Multae Sententiae is Latin for "many thoughts". Free thinking leads to Enlightenment. Enlightenment leads to happiness...

Wednesday, December 15, 2004 CE


I had the chance to see this movie a couple of days ago. I was very surprised at the fact that they showed Alexander's love life as it probably was. In those times, it was common practice to see male to male relationships, what we call now homosexual or gay relationships. I understand that some people might get upset seeing the great conqueror of the world depicted as he really was, a bisexual lover. The fact is that he conquered the world and we are talking about him 2300 years after his death. I would give everything if someone is still talking about me 20 years after my demise. Behavior, social rules, codes of conduct change with time. We have to be flexible to understand that. Our present world is so little compared with the ocean of history and smaller if compare it to the future.


Blogger Darrell said...

Well written post. While I have yet to see the movie I know enough history to accept our "hero's" reflecting the time in which they lived. To often movie makers want to sanitize the truth rather than embracing it.

2:24 AM  
Blogger Puma said...

Mary Renault, an English novelist, wrote a trilogy about the career of Alexander the Great:

Fire from Heaven
The Persian Boy
Funeral Games

As a child I read the wonderful Persian Boy book, and have carried her depiction of Alexander with me my entire life. I think I re-read it at least three times. It is told from the point of view of a boy taken from his home in war, forced to undergo castration, and sold as a eunuch into slavery. Eventually his city is taken by Alexander, he meets him, and falls in love. Renault's writing describes in detail what might have been the daily duties of their lives, and what a boy such as this might have thought about living so close to someone so powerful. I found it fascinating and full of intrigue, and now I want to read it again!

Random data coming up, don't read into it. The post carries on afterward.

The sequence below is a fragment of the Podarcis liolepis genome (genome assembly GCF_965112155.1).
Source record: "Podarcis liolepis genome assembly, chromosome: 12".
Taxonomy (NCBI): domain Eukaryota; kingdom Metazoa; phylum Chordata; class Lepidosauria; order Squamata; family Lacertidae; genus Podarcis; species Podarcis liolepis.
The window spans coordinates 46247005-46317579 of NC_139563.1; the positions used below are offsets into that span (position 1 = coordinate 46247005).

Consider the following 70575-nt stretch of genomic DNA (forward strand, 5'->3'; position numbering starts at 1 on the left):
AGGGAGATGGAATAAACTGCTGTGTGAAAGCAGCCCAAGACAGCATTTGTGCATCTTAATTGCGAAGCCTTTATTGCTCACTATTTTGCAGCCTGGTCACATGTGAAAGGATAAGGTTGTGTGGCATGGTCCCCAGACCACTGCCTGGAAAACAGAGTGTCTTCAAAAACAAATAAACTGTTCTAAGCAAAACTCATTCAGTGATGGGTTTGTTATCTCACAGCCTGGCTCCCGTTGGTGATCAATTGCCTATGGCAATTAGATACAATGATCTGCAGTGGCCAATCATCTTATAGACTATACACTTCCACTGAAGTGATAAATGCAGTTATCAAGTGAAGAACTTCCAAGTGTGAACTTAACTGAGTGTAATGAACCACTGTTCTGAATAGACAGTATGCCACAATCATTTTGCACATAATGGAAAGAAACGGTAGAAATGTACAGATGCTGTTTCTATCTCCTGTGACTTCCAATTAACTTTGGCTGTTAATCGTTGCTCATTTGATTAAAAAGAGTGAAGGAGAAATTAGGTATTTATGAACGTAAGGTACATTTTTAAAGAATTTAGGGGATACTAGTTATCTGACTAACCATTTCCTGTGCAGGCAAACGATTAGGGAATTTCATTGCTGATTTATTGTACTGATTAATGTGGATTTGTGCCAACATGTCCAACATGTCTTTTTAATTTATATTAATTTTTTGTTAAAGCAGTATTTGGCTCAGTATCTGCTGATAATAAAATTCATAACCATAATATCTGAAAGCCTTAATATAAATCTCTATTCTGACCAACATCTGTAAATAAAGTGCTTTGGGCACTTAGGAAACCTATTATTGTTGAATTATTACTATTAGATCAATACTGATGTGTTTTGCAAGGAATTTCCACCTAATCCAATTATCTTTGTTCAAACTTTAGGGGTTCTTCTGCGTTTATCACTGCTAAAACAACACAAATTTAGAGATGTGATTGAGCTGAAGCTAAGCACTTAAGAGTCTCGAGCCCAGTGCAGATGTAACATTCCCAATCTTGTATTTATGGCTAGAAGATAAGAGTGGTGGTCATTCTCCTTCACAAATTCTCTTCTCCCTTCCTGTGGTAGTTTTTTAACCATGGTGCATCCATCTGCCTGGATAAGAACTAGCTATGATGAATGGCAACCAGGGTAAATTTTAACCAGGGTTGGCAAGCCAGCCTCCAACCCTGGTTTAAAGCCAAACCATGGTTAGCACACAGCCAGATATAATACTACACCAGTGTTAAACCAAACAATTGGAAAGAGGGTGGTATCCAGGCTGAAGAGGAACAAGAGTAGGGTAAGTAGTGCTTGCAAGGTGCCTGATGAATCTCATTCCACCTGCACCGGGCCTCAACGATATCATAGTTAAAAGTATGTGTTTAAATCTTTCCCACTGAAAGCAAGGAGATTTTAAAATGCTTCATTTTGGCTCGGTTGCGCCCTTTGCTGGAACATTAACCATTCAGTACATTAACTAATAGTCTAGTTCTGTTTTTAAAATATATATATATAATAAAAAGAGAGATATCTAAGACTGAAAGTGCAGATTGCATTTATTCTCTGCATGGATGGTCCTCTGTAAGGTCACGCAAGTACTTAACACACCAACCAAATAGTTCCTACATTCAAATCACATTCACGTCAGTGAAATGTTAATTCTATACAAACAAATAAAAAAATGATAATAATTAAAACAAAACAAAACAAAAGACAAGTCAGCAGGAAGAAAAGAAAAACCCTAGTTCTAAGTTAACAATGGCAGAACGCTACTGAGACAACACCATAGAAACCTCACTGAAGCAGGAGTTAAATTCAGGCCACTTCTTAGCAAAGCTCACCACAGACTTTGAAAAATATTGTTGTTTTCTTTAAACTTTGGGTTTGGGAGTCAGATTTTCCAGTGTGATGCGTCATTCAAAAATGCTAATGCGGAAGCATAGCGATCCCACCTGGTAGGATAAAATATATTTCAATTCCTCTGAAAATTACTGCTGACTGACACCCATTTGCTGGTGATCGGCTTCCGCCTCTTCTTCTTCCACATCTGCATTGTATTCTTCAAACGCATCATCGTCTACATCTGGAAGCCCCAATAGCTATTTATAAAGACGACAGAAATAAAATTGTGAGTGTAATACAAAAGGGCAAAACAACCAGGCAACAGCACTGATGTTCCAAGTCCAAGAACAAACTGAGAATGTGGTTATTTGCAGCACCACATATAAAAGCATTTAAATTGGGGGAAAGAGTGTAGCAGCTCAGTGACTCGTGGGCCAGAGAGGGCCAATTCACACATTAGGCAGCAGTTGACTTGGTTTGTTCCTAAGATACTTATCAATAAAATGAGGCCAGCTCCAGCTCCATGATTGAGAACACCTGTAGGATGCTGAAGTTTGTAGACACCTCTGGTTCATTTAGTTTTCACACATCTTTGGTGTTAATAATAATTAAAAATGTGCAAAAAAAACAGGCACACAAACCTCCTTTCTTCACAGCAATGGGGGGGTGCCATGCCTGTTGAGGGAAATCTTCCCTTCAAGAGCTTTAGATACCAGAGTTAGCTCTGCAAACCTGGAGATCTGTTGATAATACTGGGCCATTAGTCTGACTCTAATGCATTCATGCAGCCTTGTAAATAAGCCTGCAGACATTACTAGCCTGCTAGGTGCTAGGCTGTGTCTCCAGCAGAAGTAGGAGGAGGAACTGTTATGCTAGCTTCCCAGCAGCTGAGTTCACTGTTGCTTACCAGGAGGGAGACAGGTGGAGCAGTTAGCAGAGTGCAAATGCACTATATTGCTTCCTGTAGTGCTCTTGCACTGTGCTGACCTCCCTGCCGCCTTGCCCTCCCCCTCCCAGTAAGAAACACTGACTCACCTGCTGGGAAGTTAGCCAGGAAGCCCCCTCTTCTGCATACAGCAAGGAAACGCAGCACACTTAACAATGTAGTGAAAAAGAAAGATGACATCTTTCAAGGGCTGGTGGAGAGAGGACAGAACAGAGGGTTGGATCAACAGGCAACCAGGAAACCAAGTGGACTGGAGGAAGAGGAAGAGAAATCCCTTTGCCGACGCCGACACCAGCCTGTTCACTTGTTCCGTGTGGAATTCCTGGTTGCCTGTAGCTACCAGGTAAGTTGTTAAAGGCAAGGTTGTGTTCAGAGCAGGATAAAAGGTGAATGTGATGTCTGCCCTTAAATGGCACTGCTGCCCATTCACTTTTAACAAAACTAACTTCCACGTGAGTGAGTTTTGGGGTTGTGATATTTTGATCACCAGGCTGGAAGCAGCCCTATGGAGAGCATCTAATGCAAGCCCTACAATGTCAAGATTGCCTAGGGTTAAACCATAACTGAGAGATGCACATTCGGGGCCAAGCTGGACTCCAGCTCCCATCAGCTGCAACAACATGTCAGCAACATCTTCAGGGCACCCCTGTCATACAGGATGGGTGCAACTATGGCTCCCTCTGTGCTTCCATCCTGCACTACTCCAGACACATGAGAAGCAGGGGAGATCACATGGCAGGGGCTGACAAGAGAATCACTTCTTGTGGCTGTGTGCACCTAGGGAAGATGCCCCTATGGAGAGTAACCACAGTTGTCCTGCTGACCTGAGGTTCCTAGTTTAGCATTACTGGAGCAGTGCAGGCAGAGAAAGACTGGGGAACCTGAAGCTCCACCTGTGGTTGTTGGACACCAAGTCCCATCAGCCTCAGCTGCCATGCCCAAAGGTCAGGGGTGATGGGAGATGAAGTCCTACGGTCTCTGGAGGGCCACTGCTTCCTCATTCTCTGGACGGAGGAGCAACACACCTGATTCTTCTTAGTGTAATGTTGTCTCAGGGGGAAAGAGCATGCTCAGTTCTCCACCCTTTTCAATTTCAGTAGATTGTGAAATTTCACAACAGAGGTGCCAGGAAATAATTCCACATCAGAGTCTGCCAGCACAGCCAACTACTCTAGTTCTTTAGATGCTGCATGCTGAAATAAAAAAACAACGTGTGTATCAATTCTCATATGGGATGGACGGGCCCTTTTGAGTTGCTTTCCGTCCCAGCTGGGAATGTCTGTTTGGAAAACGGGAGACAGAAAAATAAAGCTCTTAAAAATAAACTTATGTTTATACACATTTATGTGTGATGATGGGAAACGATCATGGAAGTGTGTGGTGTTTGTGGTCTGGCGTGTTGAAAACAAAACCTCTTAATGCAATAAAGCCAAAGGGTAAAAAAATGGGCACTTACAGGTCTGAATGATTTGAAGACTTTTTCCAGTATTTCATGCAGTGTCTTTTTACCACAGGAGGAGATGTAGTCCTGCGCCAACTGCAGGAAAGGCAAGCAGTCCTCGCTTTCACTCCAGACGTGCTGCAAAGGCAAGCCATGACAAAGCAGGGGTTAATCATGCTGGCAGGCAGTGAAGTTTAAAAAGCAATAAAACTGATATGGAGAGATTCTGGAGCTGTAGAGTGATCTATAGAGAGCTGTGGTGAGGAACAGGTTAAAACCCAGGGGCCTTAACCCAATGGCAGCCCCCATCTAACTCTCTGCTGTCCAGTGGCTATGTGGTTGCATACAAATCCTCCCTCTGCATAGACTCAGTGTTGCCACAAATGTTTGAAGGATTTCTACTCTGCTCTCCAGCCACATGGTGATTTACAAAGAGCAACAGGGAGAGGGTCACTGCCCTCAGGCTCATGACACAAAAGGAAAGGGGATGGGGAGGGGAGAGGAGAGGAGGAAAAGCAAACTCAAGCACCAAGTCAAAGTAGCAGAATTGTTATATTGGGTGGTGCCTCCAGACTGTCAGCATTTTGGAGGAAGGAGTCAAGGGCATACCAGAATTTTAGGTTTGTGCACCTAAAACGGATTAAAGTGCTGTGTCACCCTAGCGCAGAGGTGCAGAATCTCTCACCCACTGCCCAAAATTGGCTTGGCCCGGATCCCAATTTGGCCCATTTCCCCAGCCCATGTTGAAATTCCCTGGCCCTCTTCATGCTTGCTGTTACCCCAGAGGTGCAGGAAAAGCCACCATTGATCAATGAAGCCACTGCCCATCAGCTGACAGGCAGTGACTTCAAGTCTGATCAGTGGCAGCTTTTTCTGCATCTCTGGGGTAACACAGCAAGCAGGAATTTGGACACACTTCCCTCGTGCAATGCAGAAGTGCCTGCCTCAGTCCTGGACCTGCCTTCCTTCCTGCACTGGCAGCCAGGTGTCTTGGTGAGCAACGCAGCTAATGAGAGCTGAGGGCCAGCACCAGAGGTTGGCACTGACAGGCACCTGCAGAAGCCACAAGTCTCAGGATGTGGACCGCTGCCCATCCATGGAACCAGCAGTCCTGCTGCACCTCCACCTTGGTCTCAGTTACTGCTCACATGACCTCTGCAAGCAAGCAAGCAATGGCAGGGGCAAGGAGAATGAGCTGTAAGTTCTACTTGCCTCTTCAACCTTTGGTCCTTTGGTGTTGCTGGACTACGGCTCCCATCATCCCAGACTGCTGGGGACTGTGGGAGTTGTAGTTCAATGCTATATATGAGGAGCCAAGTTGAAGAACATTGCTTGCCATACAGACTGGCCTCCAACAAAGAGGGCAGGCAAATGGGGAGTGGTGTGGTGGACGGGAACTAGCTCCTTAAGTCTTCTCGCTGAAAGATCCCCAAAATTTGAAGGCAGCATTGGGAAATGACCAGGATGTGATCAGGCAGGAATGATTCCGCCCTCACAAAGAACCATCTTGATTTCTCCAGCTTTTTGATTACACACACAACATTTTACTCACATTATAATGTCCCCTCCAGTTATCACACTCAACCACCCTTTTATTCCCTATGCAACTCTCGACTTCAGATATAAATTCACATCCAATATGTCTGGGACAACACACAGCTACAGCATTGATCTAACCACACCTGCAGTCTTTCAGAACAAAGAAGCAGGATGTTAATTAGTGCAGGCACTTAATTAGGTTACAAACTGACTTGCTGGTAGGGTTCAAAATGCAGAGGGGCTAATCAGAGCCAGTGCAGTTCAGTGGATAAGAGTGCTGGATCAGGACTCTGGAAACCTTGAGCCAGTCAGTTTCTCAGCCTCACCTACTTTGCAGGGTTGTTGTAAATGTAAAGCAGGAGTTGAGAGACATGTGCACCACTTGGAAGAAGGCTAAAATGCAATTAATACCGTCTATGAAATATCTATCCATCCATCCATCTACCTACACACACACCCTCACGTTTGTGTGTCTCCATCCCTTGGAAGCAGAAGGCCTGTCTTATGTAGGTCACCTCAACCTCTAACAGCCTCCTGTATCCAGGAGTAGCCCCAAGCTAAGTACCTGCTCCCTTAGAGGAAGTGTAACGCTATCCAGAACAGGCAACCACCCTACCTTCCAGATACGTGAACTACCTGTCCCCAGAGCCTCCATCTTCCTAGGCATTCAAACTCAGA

9:11 AM  
Blogger Francesca said...

This whole aspect of 'mentoring' and homosexuality in the Greek world is very interesting. But it must be remembered that what we actually do know about it pretty much only comes from Classical (5th & 4th century) Athenian accounts. We don't really know if Macedonians (who before Phillip II and Alexander) were considered a bunch of country bumpkins, practiced the same kind of relationship and had this same construct.
There is no Greek (nor Latin for that matter) word for homosexuality. The closest thing is 'paiderastia' (with the obvious English cognate) and refers to this construct of a mentoring, but also physical, relationship between an older man and a younger one. We're not talking about little boys, mind you, but guys well into puberty.
It's hard to get a good "feel" for the homosexuality of Athens (and elsewhere) for a number of reasons. Most Westerners would find a sexual relationship between, say, a 40-year-old man and a teenager repulsive and wholly immoral. The early Christians did their best to villify a lot of pagan practices. I think in early modern scholarship on Greek homosexuality, the pendulum swung too far in one direction and it's since swung back and forth. The bottom line, I guess, is that we don't really have a good word for it, either.
I usually think of Alexander as someone smack in the middle of the homo- to heterosexual spectrum, rather than someone indoctrinated into paiderastia.

(sorry to write an epic, but this is my field!)

1:37 PM  
Blogger Francesca said...

PS: Everyone should take Mary Renault's books with a big ol' grain of salt. They are mostly fiction hung on a very skeletal historical framework. This goes not only for her Alexander books, but the Minoan ones as well (Bull from the Sea, etc.).

1:39 PM  
Blogger Doctor Marco said...

I learn a lot from all of you that comment about the post. Thanks

6:54 PM  
Blogger Puma said...

Francesca, I think I mentioned she was a novelist. I do not recall suggesting that you look for factual reference in a book of fiction, merely enjoy it.

10:25 AM  
Blogger Francesca said...

This comment has been removed by a blog administrator.

3:00 PM  

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